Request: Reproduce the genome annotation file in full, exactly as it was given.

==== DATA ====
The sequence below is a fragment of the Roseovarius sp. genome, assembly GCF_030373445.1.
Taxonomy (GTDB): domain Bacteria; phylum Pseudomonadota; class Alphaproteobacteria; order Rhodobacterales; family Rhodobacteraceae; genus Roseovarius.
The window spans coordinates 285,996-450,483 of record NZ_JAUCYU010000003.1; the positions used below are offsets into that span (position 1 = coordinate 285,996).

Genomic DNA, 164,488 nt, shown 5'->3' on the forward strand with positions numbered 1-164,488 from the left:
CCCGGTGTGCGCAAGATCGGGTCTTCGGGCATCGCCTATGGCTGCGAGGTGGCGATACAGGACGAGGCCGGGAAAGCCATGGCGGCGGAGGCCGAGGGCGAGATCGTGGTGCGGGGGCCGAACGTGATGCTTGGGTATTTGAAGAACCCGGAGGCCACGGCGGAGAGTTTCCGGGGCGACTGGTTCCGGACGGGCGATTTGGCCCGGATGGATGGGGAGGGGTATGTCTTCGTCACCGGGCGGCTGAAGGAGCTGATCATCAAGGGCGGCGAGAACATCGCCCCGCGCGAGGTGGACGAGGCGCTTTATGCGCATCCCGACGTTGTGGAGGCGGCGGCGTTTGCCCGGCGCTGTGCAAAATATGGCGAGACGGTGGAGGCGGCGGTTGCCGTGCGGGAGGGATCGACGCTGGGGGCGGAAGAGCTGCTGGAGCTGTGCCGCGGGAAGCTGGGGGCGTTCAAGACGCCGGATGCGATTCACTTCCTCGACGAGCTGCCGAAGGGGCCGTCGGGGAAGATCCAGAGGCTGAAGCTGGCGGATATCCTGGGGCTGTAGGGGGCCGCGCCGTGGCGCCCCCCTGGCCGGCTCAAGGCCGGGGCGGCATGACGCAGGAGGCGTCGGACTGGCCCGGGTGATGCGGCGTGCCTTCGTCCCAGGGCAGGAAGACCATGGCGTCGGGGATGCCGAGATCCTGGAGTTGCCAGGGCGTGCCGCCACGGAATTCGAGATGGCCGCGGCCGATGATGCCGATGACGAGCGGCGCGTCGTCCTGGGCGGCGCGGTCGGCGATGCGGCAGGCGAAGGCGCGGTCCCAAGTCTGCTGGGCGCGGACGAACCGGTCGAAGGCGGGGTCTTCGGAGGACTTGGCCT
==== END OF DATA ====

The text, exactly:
The sequence below is a fragment of the Roseovarius sp. genome, assembly GCF_030373445.1.
Taxonomy (GTDB): domain Bacteria; phylum Pseudomonadota; class Alphaproteobacteria; order Rhodobacterales; family Rhodobacteraceae; genus Roseovarius.
The window spans coordinates 285,996-450,483 of record NZ_JAUCYU010000003.1; the positions used below are offsets into that span (position 1 = coordinate 285,996).

Genomic DNA, 164,488 nt, shown 5'->3' on the forward strand with positions numbered 1-164,488 from the left:
CCCGGTGTGCGCAAGATCGGGTCTTCGGGCATCGCCTATGGCTGCGAGGTGGCGATACAGGACGAGGCCGGGAAAGCCATGGCGGCGGAGGCCGAGGGCGAGATCGTGGTGCGGGGGCCGAACGTGATGCTTGGGTATTTGAAGAACCCGGAGGCCACGGCGGAGAGTTTCCGGGGCGACTGGTTCCGGACGGGCGATTTGGCCCGGATGGATGGGGAGGGGTATGTCTTCGTCACCGGGCGGCTGAAGGAGCTGATCATCAAGGGCGGCGAGAACATCGCCCCGCGCGAGGTGGACGAGGCGCTTTATGCGCATCCCGACGTTGTGGAGGCGGCGGCGTTTGCCCGGCGCTGTGCAAAATATGGCGAGACGGTGGAGGCGGCGGTTGCCGTGCGGGAGGGATCGACGCTGGGGGCGGAAGAGCTGCTGGAGCTGTGCCGCGGGAAGCTGGGGGCGTTCAAGACGCCGGATGCGATTCACTTCCTCGACGAGCTGCCGAAGGGGCCGTCGGGGAAGATCCAGAGGCTGAAGCTGGCGGATATCCTGGGGCTGTAGGGGGCCGCGCCGTGGCGCCCCCCTGGCCGGCTCAAGGCCGGGGCGGCATGACGCAGGAGGCGTCGGACTGGCCCGGGTGATGCGGCGTGCCTTCGTCCCAGGGCAGGAAGACCATGGCGTCGGGGATGCCGAGATCCTGGAGTTGCCAGGGCGTGCCGCCACGGAATTCGAGATGGCCGCGGCCGATGATGCCGATGACGAGCGGCGCGTCGTCCTGGGCGGCGCGGTCGGCGATGCGGCAGGCGAAGGCGCGGTCCCAAGTCTGCTGGGCGCGGACGAACCGGTCGAAGGCGGGGTCTTCGGAGGACTTGGCCT